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  • 1
    ISSN: 1399-3054
    Source: Blackwell Publishing Journal Backfiles 1879-2005
    Topics: Biology
    Notes: In ectomycorrhizae auxins are proposed to attenuate elicitor-induced defence reactions in the host plant. To examine this hypothesis we compared the elicitor-induced accumulation of peroxidase isoforms between suspension-cultured spruce (Picea abies[L.] Karst.) cells incubated in media with and without auxins. In spruce cells changes in ionically and covalently wall-bound as well as symplasmic peroxidase (EC 1.11.1.7) activities were observed when elicitors from the following fungal species were applied: (1) Hebeloma crustuliniforme, an ectomycorrhizal partner of spruce; (2) Suillus variegatus, an ectomycorrhizal fungus incompatible with spruce; (3) Heterobasidion annosum, a spruce pathogen. Activity staining after SDS-PAGE and western blotting showed an accumulation of an ionically wall-bound 38-kDa peroxidase isoform. In addition, two covalently wall-bound isoforms (34 and 53 kDa) that could be released from spruce cell walls by cellulase and pectinase treatment were also induced by elicitors from these fungi. Moreover, in cells cultured without auxins all the elicitors triggered a rapid and transient accumulation of ionically wall-bound peroxidases, which reached a maximum activity 48 h after elicitor application. This early and transient peroxidase accumulation was diminished and delayed in cells cultured in the presence of auxins. In contrast, activity of peroxidases released into the culture medium of spruce cells or into the medium of protoplasts was suppressed by the elicitors of Hebeloma crustuliniforme. However, this suppression was attenuated by the action of auxins. It is suggested that under natural conditions, in infected spruce roots, the elicitors of the compatible fungus cause both suppression of the peroxidase (which is secreted to the free space of the roots), and induction of wall-bound and symplasmic peroxidases. On the other hand, auxins synthesized by the fungus could weaken these different elicitor-mediated effects.
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  • 2
    ISSN: 1399-3054
    Source: Blackwell Publishing Journal Backfiles 1879-2005
    Topics: Biology
    Notes: In culture, the ectomycorrhiza-forming fungi Amanita muscaria (Pers. ex Fries) Hock. and Hebeloma crustuliniforme (Bull. ex Fries) Quel. only grow on media with glucose or fructose but not with sucrose as sole carbohydrate source. This is due to their lack of wall-bound invertase activity. Therefore, utilization of sucrose by the fungi within a mycorrhizal association is believed to depend on the wall-bound invertase activity of the host. This enzyme activity was studied in the apoplast of suspension cultured cells of Picea abies (L.) Karst. An ionically and a tightly wall-bound isoform of acid invertase were found that function as β-d-fructofuranoside-fructohydrolases (EC 3.2.1.26). The ionically bound enzyme could be easily released from walls of intact cells with buffer of high ionic strength. In its native form, the ionically bound invertase isoform is a monomeric protein with a molecular mass of 61 kDa, as determined by gel filtration and SDS-PAGE. Glycoprotein nature of the enzyme was demonstrated with antibodies directed against the digoxigenin-labeled protein. The Km values of both enzymes for sucrose, their natural substrate, are relatively high (ionically bound invertase Km= 16 mM, tightly bound invertase Km= 8.6 mM). Activity of both wall-bound invertase isoforms strongly depends on the apoplastic pH. They have a narrow pH-optimum and exhibit highest activity at pH 4.5. with elevated activity between pH 4.5 and 6.0. Furthermore, fructose acts as competitive inhibitor of both isoforms, whereas glucose is not inhibitory. Unloading of sucrose from host cells to the apoplastic interface of the Hartig net in ectomycorrhizae appears to depend on the rate of hydrolysis by the wall-bound invertase of the host. Since the activity of the plant invertase depends on the actual pH value and the fructose concentration in the mycorrhizal interface, we suggest that the fungus can actively influence the activity of the plant invertase by acidification of the cell wall and by fructose uptake. Thus, the fungus itself can regulate its own supply of glucose and fructose.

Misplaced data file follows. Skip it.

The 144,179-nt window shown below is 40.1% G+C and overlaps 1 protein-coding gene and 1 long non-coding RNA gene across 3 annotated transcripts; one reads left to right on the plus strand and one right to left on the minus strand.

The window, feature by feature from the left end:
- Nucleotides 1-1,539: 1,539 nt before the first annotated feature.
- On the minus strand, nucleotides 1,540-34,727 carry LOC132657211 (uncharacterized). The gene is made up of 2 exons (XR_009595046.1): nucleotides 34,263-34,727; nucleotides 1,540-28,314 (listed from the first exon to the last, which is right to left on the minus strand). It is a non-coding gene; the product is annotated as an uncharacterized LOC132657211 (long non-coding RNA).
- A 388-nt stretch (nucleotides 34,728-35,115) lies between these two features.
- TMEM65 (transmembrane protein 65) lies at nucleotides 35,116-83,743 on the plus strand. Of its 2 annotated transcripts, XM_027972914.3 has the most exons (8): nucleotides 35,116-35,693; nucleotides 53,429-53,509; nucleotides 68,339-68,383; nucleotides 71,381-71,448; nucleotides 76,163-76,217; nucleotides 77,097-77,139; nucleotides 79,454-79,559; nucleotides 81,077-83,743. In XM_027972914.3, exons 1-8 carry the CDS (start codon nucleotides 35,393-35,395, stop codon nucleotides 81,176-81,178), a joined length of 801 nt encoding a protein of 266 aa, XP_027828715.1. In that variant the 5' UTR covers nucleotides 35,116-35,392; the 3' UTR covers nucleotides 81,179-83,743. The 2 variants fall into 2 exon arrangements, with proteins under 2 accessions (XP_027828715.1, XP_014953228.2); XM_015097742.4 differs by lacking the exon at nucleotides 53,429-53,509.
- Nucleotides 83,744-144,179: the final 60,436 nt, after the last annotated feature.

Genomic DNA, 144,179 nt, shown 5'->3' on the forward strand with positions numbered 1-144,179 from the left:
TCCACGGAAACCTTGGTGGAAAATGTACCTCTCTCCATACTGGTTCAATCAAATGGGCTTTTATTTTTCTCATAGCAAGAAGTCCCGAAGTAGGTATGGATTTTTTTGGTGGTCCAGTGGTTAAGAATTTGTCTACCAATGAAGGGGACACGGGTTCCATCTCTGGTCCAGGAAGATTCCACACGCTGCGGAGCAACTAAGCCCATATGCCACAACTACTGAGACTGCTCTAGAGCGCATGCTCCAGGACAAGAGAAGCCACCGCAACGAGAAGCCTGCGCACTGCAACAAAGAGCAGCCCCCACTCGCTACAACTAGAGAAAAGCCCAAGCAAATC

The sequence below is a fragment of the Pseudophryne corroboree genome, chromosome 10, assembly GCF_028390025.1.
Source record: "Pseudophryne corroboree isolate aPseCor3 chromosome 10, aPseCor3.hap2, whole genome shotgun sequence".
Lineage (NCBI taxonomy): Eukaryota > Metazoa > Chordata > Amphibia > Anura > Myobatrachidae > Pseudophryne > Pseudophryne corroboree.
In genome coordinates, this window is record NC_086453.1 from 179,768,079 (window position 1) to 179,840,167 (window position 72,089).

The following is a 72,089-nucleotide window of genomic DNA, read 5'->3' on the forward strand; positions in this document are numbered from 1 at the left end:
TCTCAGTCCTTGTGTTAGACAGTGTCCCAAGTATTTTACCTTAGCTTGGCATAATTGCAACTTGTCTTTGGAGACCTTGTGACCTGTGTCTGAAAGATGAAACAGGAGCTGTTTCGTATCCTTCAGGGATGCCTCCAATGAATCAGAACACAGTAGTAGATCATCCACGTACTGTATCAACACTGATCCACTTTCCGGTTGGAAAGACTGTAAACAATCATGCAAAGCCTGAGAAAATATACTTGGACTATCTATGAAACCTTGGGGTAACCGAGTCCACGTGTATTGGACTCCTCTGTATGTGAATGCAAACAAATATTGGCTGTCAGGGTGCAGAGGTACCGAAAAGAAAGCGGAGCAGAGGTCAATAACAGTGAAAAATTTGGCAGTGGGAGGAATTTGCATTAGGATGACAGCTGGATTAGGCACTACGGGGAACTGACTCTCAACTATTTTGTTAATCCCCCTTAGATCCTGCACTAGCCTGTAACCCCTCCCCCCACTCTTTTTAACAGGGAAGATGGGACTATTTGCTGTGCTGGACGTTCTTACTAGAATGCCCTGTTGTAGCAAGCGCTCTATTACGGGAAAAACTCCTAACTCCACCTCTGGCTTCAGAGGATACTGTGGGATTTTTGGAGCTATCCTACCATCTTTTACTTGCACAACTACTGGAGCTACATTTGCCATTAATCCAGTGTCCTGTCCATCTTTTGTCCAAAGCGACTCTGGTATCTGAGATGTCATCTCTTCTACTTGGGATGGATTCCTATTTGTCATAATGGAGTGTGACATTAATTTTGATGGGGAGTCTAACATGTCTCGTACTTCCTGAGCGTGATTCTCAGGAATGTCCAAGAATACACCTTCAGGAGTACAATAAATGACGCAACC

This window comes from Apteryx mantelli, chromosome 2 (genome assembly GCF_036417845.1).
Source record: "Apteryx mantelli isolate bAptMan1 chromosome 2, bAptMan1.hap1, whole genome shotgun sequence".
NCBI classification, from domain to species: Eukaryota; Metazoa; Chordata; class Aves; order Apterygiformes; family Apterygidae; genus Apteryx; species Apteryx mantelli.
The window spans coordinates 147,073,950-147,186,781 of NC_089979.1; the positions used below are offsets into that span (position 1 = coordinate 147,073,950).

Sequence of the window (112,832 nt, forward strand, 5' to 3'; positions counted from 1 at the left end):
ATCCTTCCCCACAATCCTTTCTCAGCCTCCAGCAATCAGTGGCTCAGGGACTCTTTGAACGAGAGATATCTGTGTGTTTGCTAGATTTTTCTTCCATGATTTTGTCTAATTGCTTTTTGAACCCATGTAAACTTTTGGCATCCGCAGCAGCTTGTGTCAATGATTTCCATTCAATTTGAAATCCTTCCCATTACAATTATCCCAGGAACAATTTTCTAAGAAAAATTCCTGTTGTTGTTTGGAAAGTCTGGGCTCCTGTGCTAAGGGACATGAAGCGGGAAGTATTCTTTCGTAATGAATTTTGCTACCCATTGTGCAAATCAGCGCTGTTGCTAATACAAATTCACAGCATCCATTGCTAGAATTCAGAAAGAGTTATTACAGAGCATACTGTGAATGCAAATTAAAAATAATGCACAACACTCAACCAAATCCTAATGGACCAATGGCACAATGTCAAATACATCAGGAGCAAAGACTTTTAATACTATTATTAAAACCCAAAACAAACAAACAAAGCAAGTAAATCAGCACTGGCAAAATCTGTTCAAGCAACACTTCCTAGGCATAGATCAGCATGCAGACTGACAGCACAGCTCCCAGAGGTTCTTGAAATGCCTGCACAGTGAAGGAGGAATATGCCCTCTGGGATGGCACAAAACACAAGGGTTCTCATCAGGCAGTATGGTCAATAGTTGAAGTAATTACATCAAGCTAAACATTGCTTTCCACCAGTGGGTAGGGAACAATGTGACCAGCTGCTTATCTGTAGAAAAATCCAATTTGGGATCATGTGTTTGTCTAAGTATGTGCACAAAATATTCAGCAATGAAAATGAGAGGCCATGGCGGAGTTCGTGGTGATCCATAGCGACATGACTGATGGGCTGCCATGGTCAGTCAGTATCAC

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  • 3
    ISSN: 1432-2048
    Keywords: Ectomycorrhiza ; Elicitor inactivation ; Elicitor-induced reaction ; Hebeloma — Picea cells ; Signal transduction
    Source: Springer Online Journal Archives 1860-2000
    Topics: Biology
    Notes: Abstract Elicitors released from hyphae or cell walls of the ectomycorrhizal fungus Hebeloma crustuliniforme (Bull. ex Fries.) Quél. induced in suspension-cultured cells of Picea abies (L.) Karst. a set of fast reactions: (i) an immediate efflux of Cl− into the medium, followed by a K+ efflux; (ii) an influx of Ca2+ (measured as accumulation of 45Ca2+ in the cells); (iii) a phosphorylation of a 63-kDa protein and dephosphorylation of a 65-kDa protein (detectable by 4 min after elicitor application); (iv) an alkalinization of the medium, and (v) a transient synthesis of H2O2. The removal of extracellular Ca2+ by EGTA delayed the elicitor-induced alkalinization. A further reduction of this response could be achieved by TMB-8 an inhibitor of Ca2+ release from intracellular stores. Moreover, the inhibition of protein kinase activity by staurosporine prevented the extracellular alkalinization completely. However, the effectiveness of the elicitors in inducing the extracellular alkalinization was strongly impaired by constitutively secreted enzymes of spruce cells which cleaved the elicitors to inactive fragments. It is suggested that in ectomycorrhizae the efficacy of elicitors released from fungal cell walls is controlled by apoplastic enzymes of the host; the plant itself is able to reduce the activity of fungal elicitors on their way through the plant cell wall. But those elicitors which finally reach the plasma membrane of host cells induce reactions that are similar to the early defense reactions in plant-pathogen interactions.